Tonic needed as inflation is here to stay

Tonic needed as inflation is here to stay

Construction workers in Bangkok's central business area eat from lunch boxes on Saturday to save money. Known for its cheap food, Thailand has seen food prices go through the roof recently. (Photo: Pornprom Satrabhaya)
Construction workers in Bangkok's central business area eat from lunch boxes on Saturday to save money. Known for its cheap food, Thailand has seen food prices go through the roof recently. (Photo: Pornprom Satrabhaya)

Inflation is, and will be, the number one economic issue of 2022. All countries are facing rapid rises in consumer prices which is threatening not only their economic recovery from the Covid outbreak but also the stability of many governments. The US consumer price index (CPI) hit a 39-year high at 7% in December 2021, prompting Goldman Sachs to predict that the Federal Reserve Board might raise interest rates four times this year.

In Thailand, even though the December 2021 CPI was just 2.2%, producer price index (PPI) inflation is already at 7.7%, which implies that much higher prices await consumers this year. So far the theory seems to be proving correct and consumer prices resemble the onset of an exploding volcano. I am curious to see what the January CPI will look like, as certain food prices are already at least 10% higher than in December.

Giving the serious threat posed by inflation, I am seeing little in the way of economic analysis or productive comments on the issue from economic research institutes, public or private. The Bank of Thailand, which is directly responsible for containing inflation and has set the inflation control target at 2.5%, remains mute. Without having to wait for any official data for confirmation, consumer price inflation of 2.5% must already have been breached, judging from recent price movements. The next Monetary Policy Committee meeting is on Feb 9. Will we hear anything meaningful on inflation issues?

If no economist is willing to do the job, I will do it for Bangkok Post readers.

There are four questions pertaining to inflation that I would like to answer. First, why now? Why are inflation rates rising so fast and hitting record highs?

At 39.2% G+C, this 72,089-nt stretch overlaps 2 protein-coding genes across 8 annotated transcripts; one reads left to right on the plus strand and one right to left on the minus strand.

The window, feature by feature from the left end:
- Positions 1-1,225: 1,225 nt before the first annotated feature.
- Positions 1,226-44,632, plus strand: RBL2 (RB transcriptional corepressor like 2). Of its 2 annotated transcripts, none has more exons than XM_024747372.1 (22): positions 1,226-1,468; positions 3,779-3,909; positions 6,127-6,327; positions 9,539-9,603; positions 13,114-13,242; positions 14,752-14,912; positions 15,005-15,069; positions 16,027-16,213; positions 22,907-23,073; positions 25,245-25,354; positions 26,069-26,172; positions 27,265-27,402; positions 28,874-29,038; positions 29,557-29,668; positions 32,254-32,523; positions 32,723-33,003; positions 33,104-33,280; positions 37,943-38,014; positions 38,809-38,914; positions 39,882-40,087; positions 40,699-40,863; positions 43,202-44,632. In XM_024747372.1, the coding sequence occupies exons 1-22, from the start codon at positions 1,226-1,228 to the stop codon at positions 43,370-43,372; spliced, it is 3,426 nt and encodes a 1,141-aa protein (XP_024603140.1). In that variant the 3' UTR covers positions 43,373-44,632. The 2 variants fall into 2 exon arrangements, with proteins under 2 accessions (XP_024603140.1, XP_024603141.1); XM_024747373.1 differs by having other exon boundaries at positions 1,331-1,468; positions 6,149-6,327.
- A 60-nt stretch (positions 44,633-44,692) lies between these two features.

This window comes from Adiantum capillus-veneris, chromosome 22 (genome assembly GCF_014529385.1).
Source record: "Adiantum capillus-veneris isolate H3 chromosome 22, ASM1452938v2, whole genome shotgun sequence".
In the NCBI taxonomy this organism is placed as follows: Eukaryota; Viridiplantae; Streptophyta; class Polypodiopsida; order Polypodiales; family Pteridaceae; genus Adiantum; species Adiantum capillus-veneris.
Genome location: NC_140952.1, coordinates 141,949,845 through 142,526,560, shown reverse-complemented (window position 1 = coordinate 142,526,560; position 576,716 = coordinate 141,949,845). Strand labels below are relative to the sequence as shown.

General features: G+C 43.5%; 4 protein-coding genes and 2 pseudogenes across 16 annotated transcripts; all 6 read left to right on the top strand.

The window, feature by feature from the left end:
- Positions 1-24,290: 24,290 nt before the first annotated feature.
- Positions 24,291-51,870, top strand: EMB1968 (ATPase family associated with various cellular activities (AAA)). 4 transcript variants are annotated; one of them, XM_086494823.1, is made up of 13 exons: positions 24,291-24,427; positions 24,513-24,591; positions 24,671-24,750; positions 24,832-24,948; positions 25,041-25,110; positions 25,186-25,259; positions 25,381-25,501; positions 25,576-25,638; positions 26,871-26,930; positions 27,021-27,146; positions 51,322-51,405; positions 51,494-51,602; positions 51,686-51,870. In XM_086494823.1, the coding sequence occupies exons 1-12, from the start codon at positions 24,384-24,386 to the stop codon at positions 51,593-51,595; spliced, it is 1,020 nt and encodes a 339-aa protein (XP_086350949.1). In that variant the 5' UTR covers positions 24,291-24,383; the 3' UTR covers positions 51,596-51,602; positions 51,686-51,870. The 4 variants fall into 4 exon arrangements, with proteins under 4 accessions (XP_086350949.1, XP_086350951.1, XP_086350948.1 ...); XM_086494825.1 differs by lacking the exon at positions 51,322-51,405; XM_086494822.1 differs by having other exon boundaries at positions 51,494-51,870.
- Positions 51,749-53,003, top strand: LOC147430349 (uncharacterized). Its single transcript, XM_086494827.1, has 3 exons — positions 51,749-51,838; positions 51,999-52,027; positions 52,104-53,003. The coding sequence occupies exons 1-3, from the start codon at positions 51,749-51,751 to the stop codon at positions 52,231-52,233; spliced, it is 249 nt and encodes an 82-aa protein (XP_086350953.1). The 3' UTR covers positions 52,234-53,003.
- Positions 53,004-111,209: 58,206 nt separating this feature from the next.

Second, how long will this last? At the onset of the inflationary trend, many economists, including the chairman of the US Federal Reserve Board, believed the rising prices would only be temporary, caused by Covid-induced supply chain disruptions. But some economists are now changing their minds after examining global supply-demand conditions. Third, what would the right policy responses to inflation be? Turkey is implementing the wrong policy response and it is paying dearly. Fourth, what are the implications for Thailand's economic outlook for 2022?

Tough questions? Yes, but I'll try my best to tackle them. Supply chain disruption is not the only cause of rapidly rising commodity prices around the world. True, this was the main cause in the first half of 2021, but in the latter half of that year, the pandemic situation improved due to the success of vaccination drives. If supply chain disruption was the only cause, the world would see commodity prices dropping by now, as the Fed's chairman once hoped.

The culprit is the rapid rate at which the global economic recovery has been taking shape, resulting in a sharp rise in demand. The International Monetary Fund (IMF) estimated the world economy grew 6% in 2021, and projected it would grow another 4.9% this year. Meanwhile, China's economy expanded 8.1% in 2021, according to official data. Such strong global growth drove commodity prices crazy last year.